EA have shut down Visceral Games. The studio had most recently been responsible for Battlefield Hardline, and was perhaps best known for creating Dead Space.
Visceral Games had been working on an untitled Star Wars game with Amy Hennig, formerly the creative director of the Uncharted franchise. According to EA’s official statement, this game is moving to the hands of a team from “across EA Worldwide Studios,” led by a core group from EA Vancouver. The statement also suggests that many Visceral Studios employees will be shifted to other EA studios.
While the Star Wars game is alive, it appears to be taking a fundamentally different form than its original pitch, which was linear and story-driven. “Throughout the development process,” says EA’s Patrick Söderlund, “we have been testing the game concept with players, listening to the feedback about what and how they want to play, and closely tracking fundamental shifts in the marketplace. It has become clear that to deliver an experience that players will want to come back to and enjoy for a long time to come, we needed to pivot the design.”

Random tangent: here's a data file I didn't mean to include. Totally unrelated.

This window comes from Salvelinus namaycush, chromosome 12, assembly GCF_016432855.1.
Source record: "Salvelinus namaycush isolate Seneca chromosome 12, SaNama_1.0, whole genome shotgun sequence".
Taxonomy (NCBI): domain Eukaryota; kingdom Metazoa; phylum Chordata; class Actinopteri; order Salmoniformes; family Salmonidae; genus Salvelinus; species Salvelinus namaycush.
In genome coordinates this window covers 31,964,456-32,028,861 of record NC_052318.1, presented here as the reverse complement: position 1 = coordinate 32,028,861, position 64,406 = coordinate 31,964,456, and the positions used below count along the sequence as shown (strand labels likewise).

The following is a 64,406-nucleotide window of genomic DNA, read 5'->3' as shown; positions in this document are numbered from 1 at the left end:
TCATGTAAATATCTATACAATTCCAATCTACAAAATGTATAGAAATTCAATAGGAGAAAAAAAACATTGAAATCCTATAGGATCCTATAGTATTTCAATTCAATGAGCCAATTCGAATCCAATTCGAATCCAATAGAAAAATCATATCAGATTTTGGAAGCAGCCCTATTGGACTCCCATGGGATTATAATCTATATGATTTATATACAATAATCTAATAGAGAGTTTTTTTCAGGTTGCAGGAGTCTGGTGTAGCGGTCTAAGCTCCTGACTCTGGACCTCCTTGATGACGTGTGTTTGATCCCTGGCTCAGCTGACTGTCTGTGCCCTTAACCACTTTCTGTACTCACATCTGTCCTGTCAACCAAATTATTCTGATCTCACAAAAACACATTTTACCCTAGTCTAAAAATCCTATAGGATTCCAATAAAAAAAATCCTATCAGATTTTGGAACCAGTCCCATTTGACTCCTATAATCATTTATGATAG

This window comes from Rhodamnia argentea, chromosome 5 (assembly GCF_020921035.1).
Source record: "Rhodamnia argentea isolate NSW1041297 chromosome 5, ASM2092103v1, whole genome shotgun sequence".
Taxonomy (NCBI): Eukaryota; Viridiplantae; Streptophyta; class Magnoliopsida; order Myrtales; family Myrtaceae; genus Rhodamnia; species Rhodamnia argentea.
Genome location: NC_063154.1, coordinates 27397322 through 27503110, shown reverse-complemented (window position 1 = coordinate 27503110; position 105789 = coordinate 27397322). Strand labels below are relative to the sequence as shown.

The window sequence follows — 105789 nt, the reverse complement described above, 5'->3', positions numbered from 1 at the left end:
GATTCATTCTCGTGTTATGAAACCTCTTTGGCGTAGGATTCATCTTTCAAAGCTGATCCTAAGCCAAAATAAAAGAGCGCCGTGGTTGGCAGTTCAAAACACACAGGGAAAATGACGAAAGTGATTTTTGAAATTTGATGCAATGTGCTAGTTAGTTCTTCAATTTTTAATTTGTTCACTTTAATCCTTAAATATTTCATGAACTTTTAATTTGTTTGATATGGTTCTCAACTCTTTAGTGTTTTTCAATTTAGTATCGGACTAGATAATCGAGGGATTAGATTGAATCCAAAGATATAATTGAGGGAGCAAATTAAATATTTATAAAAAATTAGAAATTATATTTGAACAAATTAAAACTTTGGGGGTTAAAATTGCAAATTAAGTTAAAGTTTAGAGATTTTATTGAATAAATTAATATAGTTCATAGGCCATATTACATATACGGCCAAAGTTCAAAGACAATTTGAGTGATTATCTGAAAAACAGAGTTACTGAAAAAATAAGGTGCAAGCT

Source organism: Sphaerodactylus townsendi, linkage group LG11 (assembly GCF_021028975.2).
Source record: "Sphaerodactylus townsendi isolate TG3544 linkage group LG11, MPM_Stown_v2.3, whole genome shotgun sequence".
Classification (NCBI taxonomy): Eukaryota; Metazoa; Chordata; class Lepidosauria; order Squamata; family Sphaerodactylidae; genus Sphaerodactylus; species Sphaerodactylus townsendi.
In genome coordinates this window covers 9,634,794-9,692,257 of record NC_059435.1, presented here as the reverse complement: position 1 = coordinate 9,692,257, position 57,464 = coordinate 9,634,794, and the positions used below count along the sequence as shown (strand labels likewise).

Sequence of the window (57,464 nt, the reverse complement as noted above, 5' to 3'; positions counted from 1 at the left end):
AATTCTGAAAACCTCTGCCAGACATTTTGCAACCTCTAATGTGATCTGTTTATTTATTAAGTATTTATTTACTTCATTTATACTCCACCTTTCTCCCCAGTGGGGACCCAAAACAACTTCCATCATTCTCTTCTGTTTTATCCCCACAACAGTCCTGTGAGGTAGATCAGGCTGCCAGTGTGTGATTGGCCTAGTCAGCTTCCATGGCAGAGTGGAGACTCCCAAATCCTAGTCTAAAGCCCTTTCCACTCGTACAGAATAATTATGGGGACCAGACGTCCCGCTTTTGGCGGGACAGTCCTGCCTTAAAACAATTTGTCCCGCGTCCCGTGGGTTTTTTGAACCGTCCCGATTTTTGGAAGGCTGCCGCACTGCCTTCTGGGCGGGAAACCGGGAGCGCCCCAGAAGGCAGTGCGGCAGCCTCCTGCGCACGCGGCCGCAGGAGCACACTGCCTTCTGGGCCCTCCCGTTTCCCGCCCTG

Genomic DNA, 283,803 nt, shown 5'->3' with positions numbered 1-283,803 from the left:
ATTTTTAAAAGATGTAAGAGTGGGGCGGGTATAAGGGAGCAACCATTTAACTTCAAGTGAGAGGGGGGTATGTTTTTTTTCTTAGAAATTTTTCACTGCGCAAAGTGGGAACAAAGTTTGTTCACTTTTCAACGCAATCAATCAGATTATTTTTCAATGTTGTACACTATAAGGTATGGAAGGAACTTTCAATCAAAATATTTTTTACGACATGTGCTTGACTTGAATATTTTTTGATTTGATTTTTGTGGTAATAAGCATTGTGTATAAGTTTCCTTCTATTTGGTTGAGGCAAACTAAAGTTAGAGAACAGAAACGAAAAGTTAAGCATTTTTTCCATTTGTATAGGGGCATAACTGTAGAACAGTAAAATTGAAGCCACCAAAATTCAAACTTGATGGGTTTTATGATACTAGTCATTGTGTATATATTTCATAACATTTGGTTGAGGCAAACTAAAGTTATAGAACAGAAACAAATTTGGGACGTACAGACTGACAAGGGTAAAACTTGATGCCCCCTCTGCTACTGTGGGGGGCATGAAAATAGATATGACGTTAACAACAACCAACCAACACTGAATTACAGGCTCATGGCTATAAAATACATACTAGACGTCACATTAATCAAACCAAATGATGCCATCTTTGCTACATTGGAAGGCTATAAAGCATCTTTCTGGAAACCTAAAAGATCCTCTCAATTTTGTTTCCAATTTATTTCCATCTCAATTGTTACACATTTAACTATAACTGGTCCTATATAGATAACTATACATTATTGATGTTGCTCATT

Though Söderlund isn’t exactly explicit in saying it, I’d take that quote as secret code for “we’re turning into another game as service.” We’re still promised a Star Wars story, but one as a Frostbite-powered “broader experience that allows for more variety and player agency.”
It’s unclear what – if any – role Amy Hennig will have with the new game. The rebooted Star Wars project, whatever it ends up being, also won’t be making the original projected release date of the end of fiscal 2019, and a new release window has yet to be determined.
Visceral Games began as EA Redwood Shores in 1998, where they worked on titles as varied as PGA Tour, 007: Agent Under Fire, and licensed Lord of the Rings games. They rebranded as Visceral following the release of Dead Space, and created titles like Dante’s Inferno and Battlefield Hardline alongside the rest of the Dead Space trilogy.